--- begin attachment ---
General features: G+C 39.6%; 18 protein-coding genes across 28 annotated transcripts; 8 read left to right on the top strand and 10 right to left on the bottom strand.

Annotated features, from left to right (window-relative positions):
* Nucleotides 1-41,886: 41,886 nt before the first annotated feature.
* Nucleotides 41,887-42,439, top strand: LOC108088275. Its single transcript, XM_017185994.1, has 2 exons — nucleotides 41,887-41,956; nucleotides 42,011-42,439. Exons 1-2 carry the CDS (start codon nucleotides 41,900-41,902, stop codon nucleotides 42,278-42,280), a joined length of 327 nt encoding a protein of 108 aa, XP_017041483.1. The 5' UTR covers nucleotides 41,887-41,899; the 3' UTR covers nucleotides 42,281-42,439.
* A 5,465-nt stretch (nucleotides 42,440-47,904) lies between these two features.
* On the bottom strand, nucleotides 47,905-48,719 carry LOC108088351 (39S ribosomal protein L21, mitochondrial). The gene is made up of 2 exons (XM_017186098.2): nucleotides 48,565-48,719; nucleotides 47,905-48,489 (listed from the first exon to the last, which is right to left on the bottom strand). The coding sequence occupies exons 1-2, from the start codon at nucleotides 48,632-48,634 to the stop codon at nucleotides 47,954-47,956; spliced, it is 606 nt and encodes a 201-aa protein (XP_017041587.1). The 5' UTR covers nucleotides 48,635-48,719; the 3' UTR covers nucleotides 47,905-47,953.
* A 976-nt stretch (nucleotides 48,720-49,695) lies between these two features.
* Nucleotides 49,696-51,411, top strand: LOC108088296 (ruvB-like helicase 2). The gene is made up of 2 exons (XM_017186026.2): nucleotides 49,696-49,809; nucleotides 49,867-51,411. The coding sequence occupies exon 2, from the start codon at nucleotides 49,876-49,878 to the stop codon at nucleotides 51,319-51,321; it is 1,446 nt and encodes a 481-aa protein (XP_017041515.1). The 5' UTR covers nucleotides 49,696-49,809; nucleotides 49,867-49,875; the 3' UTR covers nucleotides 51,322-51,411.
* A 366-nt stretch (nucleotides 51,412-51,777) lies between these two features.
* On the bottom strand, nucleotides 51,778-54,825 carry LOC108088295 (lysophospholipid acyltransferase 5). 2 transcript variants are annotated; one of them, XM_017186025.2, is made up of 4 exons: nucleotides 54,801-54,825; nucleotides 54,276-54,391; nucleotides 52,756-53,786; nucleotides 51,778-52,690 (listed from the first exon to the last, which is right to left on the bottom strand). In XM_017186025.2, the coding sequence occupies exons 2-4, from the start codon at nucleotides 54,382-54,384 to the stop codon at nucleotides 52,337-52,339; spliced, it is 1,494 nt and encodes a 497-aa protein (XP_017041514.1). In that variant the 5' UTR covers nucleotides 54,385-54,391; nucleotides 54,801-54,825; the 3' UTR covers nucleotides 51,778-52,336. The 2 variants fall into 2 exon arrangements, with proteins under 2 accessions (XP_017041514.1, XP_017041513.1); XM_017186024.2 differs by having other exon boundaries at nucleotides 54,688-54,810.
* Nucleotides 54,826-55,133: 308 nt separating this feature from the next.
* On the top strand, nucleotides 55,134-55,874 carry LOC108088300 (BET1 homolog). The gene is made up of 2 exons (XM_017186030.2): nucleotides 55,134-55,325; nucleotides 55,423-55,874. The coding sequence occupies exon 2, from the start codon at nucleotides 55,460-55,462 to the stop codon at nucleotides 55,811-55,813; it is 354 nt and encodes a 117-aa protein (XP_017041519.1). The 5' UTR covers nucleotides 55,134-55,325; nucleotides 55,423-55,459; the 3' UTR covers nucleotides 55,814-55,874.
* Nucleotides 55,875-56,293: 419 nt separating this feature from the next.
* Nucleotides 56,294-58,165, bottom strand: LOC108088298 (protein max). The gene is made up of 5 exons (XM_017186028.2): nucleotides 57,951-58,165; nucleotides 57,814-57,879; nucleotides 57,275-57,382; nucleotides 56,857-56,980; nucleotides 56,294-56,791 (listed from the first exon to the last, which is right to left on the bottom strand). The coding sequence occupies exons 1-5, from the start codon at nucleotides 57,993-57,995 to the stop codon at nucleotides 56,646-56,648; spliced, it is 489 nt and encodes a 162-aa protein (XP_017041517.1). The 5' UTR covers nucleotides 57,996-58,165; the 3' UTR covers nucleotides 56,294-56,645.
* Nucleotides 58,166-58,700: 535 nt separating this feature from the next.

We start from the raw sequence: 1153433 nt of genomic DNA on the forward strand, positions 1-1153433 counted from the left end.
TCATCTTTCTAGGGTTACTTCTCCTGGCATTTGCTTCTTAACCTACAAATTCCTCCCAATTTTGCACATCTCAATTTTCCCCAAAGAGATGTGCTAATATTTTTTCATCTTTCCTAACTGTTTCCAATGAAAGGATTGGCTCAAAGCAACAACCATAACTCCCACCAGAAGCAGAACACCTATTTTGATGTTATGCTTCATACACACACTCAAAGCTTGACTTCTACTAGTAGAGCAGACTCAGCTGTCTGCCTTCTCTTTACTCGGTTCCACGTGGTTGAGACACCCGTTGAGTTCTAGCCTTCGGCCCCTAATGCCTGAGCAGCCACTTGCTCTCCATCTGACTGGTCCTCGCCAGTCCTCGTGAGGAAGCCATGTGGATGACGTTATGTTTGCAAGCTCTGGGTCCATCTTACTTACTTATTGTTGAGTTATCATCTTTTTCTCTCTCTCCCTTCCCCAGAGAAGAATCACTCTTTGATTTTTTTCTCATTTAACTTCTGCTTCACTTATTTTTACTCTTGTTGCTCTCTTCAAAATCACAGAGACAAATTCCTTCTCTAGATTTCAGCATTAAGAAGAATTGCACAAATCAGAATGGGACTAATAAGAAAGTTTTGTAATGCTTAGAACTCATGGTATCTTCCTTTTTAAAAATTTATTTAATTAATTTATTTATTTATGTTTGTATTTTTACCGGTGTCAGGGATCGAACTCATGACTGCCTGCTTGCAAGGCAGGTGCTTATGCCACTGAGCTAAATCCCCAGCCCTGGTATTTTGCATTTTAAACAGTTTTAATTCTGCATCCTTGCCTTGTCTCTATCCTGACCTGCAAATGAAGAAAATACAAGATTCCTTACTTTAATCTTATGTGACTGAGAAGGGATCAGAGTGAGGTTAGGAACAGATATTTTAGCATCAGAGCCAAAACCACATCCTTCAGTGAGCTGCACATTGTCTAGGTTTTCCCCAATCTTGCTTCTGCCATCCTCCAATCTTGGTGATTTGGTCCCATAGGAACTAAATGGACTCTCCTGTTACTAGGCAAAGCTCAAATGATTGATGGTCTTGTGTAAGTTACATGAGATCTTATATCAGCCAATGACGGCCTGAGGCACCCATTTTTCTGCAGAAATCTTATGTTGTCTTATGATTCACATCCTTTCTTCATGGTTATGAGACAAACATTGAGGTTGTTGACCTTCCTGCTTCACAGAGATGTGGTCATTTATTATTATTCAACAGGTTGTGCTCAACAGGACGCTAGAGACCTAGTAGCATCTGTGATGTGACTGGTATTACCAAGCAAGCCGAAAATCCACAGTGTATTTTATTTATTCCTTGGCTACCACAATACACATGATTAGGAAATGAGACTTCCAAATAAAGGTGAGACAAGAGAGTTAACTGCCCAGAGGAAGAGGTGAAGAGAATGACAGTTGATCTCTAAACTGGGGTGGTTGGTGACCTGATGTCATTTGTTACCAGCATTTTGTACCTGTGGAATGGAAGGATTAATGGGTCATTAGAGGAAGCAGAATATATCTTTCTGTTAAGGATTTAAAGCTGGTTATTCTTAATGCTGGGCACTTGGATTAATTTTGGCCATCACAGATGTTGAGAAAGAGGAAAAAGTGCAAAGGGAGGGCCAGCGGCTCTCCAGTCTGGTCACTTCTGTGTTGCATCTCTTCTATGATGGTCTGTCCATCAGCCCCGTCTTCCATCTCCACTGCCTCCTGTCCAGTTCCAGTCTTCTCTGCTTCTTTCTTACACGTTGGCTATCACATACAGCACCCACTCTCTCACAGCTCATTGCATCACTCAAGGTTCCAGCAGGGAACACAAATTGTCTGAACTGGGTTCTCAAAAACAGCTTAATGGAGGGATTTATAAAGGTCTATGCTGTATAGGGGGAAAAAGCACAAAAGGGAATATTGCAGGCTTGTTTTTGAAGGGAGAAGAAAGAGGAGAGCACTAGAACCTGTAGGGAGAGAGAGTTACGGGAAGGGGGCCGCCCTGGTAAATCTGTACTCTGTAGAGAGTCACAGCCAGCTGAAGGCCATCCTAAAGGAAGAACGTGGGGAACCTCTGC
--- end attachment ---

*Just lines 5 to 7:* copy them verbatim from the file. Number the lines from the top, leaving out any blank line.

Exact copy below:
* A 5,465-nt stretch (nucleotides 42,440-47,904) lies between these two features.
* On the bottom strand, nucleotides 47,905-48,719 carry LOC108088351 (39S ribosomal protein L21, mitochondrial). The gene is made up of 2 exons (XM_017186098.2): nucleotides 48,565-48,719; nucleotides 47,905-48,489 (listed from the first exon to the last, which is right to left on the bottom strand). The coding sequence occupies exons 1-2, from the start codon at nucleotides 48,632-48,634 to the stop codon at nucleotides 47,954-47,956; spliced, it is 606 nt and encodes a 201-aa protein (XP_017041587.1). The 5' UTR covers nucleotides 48,635-48,719; the 3' UTR covers nucleotides 47,905-47,953.
* A 976-nt stretch (nucleotides 48,720-49,695) lies between these two features.